- India diplomat who touts women’s rights busted for $3 wage to nanny
- MSNBC host Ed Schultz paid $252K by unions in 2012-2013
- Korean War memorial ordered to take down Christian cross
- Billy Graham near death, ‘close to going home to be with the Lord’
- SeaTac, Wash.: City’s new $15 minimum wage heads to court
- Obama mulls support for Islamists in Syria, with conditions
- Obama ‘birther’ theories float, as Hawaii health director killed in crash
- U.S. drone faulted for killing 14 ‘innocent civilians’ at Yemen wedding
- GOP hopes taking shutdown off the table with budget deal will pay dividends
- Chinese Death Star: The moon cited as the perfect launch pad for ballistic missiles
By Mangosuthu Buthelezi
Memories of a long brotherhood tempered in common struggle
Independent voices from the The Washington Times Communities
Topic - U.S. Africa Command
The United States Africa Command (USAFRICOM or AFRICOM) is a Unified Combatant Command of the United States Department of Defense that is responsible for U.S. military operations and military relations with 53 African nations - an area of responsibility covering all of Africa except Egypt. Africa Command was established October 1, 2007 as a temporary sub-unified command under U.S. European Command, which for more than two decades was responsible for U.S. military relations with more than 40 African nations. Africa Command was formally activated October 1, 2008, during a public ceremony at the Pentagon attended by representatives of African nations posted in Washington, D.C. - Source: Wikipedia
The Pentagon and Congress' investigative arm are sparring over the location of the military's newest geographic command.
The Pentagon reportedly is mulling cuts to its geographical combatant commands, including abolishing the recently formed U.S. Africa Command and merging U.S. Northern and Southern Commands into a Western Hemisphere Command.
There was no military "stand-down" order given the night of the Sept. 11 terrorist attacks on the U.S. diplomatic compound in Benghazi, Libya, military officials told lawmakers late Wednesday, contradicting a State Department official's account of the event.
The tragedy of Benghazi, where a U.S. ambassador and three other Americans were killed, seemed a cut-and-dried story in the days after a mob attacked the State Department's mission in eastern Libya. Today, the public knows that those early administration pronouncements were false.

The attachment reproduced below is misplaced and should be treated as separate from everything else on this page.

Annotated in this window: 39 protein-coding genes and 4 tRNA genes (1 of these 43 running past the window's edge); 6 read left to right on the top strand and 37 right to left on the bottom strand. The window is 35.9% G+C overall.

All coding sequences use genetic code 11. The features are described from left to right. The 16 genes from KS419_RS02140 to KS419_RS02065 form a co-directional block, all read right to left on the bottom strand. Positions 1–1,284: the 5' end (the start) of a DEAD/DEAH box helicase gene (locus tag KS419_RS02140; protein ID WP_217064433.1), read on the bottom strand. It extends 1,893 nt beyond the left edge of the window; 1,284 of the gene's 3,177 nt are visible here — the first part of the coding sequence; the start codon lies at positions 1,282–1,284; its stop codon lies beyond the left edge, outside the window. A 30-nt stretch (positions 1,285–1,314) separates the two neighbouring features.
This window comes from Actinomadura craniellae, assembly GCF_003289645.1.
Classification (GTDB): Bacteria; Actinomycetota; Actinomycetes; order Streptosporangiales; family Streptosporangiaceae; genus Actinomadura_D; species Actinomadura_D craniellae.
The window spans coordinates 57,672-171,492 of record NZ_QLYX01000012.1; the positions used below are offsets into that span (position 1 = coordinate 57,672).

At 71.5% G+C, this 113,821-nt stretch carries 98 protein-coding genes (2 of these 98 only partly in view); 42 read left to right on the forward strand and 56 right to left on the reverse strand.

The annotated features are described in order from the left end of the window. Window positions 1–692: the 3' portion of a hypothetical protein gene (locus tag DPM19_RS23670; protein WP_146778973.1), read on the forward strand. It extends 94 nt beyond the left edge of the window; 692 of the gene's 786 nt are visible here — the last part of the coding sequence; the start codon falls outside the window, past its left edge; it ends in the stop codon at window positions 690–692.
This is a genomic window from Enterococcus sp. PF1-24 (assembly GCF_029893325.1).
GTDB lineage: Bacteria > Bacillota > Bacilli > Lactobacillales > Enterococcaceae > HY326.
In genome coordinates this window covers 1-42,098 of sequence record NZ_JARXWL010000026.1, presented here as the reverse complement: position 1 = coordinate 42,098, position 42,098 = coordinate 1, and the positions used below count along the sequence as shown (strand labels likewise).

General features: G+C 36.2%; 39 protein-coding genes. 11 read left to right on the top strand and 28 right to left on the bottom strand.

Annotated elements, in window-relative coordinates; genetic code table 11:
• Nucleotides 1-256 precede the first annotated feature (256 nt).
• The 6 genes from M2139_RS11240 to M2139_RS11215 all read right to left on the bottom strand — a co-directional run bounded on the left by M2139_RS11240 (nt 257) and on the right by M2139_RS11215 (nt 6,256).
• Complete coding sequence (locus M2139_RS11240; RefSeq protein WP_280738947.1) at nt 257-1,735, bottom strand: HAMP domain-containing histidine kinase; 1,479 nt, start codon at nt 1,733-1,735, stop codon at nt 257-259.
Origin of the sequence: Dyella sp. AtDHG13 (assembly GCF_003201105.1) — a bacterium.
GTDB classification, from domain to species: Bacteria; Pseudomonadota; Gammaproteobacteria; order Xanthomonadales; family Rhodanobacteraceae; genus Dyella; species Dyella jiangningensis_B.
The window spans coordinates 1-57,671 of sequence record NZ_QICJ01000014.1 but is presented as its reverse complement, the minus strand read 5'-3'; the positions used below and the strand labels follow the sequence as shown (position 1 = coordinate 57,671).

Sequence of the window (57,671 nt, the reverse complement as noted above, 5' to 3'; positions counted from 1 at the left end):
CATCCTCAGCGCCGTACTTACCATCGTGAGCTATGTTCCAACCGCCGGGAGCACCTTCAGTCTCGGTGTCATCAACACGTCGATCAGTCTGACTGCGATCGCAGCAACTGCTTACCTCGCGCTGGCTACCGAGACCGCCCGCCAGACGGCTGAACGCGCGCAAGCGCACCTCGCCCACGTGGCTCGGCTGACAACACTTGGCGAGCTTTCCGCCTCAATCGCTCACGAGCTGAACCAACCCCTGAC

The Pentagon says it's now equipped to launch the type of rescue mission that could have helped American personnel who came under deadly attack at the temporary diplomatic post in Benghazi, Libya last year.
U.S. Africa Command will get a new Marine Corps rapid response force as part of a plan to beef up its crisis response capabilities.
The Navy is downsizing the minimum number of ships it needs to meet future demands, the Navy said in a report to Congress on Thursday.
Al Qaeda in the Islamic Maghreb infiltrated Mali's northern frontier in 2003, after a 10-year civil war to overthrow the Algerian government. This desert region has become a safe haven for numerous Islamists linked to al Qaeda.
Four years after its startup, U.S. Africa Command has it own fast-reaction commando force — based at Fort Carson, Colo., thousands of miles from the troubled continent.
The State Department should have closed the U.S. Consulate in Benghazi, Libya, long before the Sept. 11 terrorist attack because it knew that local authorities could not protect the facility and that the city was a hotbed of extremism, according to a Senate report released Monday.
U.S. Africa Command, the military's newest regional force, will have more troops available early next year as the Pentagon winds down from two ground wars over the past decade, Gen. Raymond T. Odierno, Army chief of staff, told The Washington Times.
Citing a string of ethical lapses by senior military officers, Defense Secretary Leon Panetta has asked the Joint Chiefs of Staff to review ethics training and to brainstorm on ways to steer officers away from trouble.
The website's headlines trumpet the imminent demise of the Somali terrorist group al-Shabab and describe an American jihadist fretting about insurgent infighting.
The Pentagon announced Wednesday the demotion of the former chief of U.S. Africa Command after an investigation found that he had misused travel funds, military aircraft and staff.
Defense Secretary Leon Panetta has demoted the former head of U.S. Africa Command who was accused of spending thousands of dollars on lavish travel and other unauthorized expenses, a senior U.S. official said Tuesday.